This is a very specific question that is being debated in my lab but I think has broader implications as well.

In which direction should snow depth be presented visually?

We are hydrologists and typically in the field we map moisture using darker blues to represent more moisture. However, we map snow depth a lot and in this case it's confusing because snow is white. Some folks use the Blues palette from colorbrewer2.org but when you plot snow depth 0-max as white-blue, it takes a second to adjust your perception because snow is intuitively white. I've compromised by using the Purple-Blue (PuBu) palette from light purple-blue because the purple doesn't stand out as much as white and I think the differences in colors as a multihue palette compared to a single hue palette are easier to perceive.

are there any thoughts as to whether we should abide by the defacto standard in the field (more water=blue) or switch to make the maps fit our instincts? Is there a good rule of thumb for this? Thanks!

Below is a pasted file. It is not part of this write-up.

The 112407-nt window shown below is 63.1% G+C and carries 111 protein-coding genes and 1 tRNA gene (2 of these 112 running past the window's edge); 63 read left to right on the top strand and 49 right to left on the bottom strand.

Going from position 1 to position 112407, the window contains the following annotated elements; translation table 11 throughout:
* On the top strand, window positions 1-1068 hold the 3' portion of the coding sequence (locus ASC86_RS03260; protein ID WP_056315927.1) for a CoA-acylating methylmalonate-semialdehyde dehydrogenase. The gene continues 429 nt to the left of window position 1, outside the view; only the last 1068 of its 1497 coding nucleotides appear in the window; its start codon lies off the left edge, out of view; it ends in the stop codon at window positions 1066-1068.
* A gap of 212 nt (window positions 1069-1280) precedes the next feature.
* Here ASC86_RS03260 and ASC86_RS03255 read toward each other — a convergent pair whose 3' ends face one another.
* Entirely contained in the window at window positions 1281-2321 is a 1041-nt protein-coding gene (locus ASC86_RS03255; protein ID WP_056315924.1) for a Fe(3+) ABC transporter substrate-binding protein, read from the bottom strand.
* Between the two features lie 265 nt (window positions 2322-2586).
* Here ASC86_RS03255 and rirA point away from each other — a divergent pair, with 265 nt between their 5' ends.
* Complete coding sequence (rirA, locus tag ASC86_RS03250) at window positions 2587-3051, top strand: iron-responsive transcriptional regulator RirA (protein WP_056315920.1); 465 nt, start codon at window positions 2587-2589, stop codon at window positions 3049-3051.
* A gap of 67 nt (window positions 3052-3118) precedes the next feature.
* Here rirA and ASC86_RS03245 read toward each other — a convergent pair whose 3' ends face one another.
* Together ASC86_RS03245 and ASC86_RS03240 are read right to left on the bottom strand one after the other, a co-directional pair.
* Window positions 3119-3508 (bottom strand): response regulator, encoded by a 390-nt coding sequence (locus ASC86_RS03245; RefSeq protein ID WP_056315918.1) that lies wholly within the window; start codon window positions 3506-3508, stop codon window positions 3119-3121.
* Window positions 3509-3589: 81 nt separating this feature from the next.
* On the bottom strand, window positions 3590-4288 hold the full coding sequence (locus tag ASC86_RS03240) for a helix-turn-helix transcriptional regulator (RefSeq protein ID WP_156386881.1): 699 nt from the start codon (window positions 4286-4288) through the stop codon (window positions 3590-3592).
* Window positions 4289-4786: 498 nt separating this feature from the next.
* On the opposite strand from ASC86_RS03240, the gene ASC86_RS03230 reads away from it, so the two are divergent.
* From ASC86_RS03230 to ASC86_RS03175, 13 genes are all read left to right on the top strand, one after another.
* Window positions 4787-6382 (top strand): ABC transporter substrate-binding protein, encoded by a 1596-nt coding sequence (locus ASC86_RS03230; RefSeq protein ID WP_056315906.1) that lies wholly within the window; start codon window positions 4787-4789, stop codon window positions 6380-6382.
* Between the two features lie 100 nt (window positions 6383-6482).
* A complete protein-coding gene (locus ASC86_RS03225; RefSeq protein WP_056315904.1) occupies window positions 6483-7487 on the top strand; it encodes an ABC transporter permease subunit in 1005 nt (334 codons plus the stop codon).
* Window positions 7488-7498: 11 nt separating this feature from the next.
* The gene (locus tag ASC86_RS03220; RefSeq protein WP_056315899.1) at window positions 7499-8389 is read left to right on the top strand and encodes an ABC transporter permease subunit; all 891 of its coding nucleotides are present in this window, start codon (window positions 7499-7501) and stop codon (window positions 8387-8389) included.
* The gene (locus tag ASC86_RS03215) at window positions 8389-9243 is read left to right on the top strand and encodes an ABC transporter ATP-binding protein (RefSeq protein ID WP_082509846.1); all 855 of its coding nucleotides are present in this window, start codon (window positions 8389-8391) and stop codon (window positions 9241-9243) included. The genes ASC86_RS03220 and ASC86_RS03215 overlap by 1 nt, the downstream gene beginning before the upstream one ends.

1 Answer 1


The snow-depth maps presented by the US National Weather Service seem to work well, with a color scale starting with a silver-gray (not pure white) running into blues, purples and browns. This overlays nicely onto their mapping of elevation. Here's an example:

snow depth map

I don't think that this corresponds to any of the standard Color Brewer palettes, but I suspect that the Weather Service did a good deal of study before coming up with this scheme. The site linked above shows additional color schemes for snow water equivalent, melt, sublimation, and so on. I'm not a professional hydrologist, but as someone somewhat obsessed with both snow and maps I've found the Weather Service schemes to be worthy of being a standard.

  • $\begingroup$ +1 for providing snodas as an example . I'm aware of the snodas maps although I've never particularly liked the colors. But of note they minimized the use of white. $\endgroup$
    – Dominik
    Commented Mar 7, 2017 at 6:45

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